“It is not worth it to sacrifice the interest of the country for the sake of my son.” – Chiang Kai-shek
Chinese military and political leader Chiang Kai–shek joined the Chinese Nationalist Party in 1918. Succeeding party founder Sun Yat-sen as leader in 1925, he expelled Chinese communists from the party and led a successful unification of China. He died in Taipei in 1975 and there is an impressive memorial built in his honour.
I managed to get to the memorial in time for the changing of the guards. These displays are always impressive and this one went on a while. It was so extensive I got the feeling they probably put a little extra in there for the spectators (even for a changing of the guards it was long).
Walking through the memorial grounds I could see several young people practicing drilling with fake rifles and/or flags. Throwing them in the air, twirling and tossing, it was another impressive display – in addition a small group were practicing their drum skills right next to the main building and I actually stopped to watch them for a few minutes. It was obvious that one was drilling the others because he kept drumming with each of them one after the other. They weren’t putting on a show, they were clearly just practicing there, in the scorching sun…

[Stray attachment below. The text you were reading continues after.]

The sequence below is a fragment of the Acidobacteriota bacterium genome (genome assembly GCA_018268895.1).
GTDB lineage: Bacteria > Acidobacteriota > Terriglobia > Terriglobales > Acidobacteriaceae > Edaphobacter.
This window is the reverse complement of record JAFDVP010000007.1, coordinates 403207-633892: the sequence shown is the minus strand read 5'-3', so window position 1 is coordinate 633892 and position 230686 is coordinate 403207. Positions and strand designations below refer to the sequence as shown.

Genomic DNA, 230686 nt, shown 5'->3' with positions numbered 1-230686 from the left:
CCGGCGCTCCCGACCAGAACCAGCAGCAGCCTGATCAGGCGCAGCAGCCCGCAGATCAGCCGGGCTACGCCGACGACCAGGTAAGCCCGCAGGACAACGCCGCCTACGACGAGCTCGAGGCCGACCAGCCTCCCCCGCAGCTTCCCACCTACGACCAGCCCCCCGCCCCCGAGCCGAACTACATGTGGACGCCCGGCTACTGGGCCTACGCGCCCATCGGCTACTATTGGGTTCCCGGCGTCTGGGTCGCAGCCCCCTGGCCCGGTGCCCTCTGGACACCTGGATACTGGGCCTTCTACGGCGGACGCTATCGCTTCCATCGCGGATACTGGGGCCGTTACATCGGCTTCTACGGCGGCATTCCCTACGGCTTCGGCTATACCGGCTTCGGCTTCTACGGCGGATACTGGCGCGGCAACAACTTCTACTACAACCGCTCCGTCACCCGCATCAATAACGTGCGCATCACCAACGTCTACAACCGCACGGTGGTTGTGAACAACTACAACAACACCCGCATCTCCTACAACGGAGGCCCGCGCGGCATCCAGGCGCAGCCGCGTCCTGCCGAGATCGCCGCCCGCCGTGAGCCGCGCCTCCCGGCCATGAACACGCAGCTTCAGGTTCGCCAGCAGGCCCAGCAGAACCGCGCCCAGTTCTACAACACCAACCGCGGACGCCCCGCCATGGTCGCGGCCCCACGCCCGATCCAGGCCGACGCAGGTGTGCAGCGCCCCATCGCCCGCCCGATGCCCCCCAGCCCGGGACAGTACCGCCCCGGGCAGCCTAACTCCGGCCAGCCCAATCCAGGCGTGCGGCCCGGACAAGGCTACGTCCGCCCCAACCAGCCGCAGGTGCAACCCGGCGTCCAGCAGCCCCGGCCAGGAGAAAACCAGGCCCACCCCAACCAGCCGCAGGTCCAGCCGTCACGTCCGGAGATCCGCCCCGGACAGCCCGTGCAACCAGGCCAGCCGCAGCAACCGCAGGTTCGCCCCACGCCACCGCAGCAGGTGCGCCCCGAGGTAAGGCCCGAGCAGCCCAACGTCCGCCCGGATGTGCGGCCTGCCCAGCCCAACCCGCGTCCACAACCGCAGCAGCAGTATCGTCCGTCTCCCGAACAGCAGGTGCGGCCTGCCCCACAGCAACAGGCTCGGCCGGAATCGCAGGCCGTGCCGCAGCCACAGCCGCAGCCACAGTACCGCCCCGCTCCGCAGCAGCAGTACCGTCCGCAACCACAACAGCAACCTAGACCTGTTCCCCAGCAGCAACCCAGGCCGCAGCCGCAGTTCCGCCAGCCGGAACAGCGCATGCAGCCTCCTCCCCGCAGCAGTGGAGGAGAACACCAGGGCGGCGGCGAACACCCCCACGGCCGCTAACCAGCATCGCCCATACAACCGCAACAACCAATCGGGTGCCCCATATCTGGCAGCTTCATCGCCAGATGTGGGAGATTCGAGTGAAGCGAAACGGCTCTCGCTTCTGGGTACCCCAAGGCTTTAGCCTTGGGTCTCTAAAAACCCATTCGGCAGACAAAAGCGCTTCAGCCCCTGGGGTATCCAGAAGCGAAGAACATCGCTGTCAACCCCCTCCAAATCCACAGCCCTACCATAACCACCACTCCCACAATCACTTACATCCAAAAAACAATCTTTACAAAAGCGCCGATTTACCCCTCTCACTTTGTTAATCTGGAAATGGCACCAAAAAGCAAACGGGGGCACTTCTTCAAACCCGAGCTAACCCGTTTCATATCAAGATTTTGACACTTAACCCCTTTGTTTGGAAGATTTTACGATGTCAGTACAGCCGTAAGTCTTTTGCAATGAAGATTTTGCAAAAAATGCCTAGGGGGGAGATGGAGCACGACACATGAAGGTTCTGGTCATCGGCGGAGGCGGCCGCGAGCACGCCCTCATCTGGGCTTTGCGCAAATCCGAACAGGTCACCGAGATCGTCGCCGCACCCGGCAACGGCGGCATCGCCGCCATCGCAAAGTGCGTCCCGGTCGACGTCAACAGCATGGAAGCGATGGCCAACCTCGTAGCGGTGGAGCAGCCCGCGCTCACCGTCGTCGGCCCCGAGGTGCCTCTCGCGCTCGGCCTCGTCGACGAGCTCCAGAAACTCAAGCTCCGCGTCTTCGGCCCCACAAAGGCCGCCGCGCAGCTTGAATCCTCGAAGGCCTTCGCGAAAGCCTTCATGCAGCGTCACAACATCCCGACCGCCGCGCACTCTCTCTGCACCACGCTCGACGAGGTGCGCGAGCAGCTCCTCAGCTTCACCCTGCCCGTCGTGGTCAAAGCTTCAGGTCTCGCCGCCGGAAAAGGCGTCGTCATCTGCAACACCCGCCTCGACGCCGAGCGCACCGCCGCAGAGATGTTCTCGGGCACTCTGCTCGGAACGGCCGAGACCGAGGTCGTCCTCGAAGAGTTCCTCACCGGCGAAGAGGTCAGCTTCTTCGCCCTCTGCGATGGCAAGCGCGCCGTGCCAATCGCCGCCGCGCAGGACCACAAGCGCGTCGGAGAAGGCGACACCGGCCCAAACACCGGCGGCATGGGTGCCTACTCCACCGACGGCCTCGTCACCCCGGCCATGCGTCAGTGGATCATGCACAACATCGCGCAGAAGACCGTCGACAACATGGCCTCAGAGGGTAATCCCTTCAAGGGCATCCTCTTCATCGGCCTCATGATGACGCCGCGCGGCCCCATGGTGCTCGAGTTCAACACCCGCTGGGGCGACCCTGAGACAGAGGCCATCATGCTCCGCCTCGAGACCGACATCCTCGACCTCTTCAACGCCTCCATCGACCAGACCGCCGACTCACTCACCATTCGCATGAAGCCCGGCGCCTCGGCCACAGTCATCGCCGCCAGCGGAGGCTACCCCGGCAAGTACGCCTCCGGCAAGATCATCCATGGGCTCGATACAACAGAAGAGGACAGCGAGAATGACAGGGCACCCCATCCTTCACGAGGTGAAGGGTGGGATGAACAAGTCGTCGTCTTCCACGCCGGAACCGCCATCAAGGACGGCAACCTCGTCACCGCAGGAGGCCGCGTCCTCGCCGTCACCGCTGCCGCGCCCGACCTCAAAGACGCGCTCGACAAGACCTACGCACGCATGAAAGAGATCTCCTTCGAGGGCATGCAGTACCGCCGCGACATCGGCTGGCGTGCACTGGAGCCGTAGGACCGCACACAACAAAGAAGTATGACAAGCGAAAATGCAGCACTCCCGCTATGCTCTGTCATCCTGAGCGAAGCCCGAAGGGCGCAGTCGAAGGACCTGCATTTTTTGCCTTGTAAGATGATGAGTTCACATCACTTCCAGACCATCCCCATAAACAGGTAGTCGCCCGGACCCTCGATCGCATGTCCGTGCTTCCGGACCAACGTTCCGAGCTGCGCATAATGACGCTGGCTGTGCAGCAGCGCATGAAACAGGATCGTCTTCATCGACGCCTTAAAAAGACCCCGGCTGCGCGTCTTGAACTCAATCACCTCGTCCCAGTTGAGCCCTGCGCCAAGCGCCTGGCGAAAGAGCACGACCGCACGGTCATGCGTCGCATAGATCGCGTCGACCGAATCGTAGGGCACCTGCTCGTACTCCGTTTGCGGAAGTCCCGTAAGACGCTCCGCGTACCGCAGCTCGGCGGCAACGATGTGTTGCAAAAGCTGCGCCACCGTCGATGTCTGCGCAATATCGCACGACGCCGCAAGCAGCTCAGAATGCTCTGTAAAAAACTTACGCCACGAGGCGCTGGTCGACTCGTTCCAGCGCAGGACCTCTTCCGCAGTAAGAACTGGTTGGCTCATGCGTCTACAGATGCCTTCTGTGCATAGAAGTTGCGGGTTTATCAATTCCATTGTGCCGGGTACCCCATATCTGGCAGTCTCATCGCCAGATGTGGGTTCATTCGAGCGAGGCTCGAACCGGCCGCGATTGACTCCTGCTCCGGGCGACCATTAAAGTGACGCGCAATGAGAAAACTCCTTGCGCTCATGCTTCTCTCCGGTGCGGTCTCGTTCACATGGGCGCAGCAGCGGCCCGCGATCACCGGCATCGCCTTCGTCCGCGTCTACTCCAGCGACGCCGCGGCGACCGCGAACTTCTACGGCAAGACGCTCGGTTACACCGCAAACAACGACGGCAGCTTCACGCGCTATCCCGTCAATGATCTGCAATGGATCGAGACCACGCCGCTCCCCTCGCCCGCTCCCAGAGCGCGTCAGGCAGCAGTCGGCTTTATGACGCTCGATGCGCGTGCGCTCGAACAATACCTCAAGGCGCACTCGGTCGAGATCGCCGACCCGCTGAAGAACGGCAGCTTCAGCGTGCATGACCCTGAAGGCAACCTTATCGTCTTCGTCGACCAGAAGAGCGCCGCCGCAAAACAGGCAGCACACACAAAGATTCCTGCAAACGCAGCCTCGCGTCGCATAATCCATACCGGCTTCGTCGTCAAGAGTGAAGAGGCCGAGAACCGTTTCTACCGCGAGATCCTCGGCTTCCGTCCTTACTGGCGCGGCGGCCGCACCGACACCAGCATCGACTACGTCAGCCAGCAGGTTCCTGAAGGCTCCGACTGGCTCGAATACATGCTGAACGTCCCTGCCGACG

The memorial itself, the white building at the top of the stairs, was pretty impressive being so simple and austere, and at the same time huge. There’s a massive statue of Chiang Kai-shek inside, a marvellous ceiling and the walls are lovely, marble “bricks” with some lettering here and there, but other than that there are very few ornaments. I found the lack of “over the top”-decor beautiful.
The crowd gathered for watching the changing of the guards was pretty big, though, I wonder exactly how early the people in the front got there… O.o
There was also what seemed like a Mothers’ Day kind of “beauty pageant” going on at the front of the steps leading up to the memorial chamber… Really weird *lol*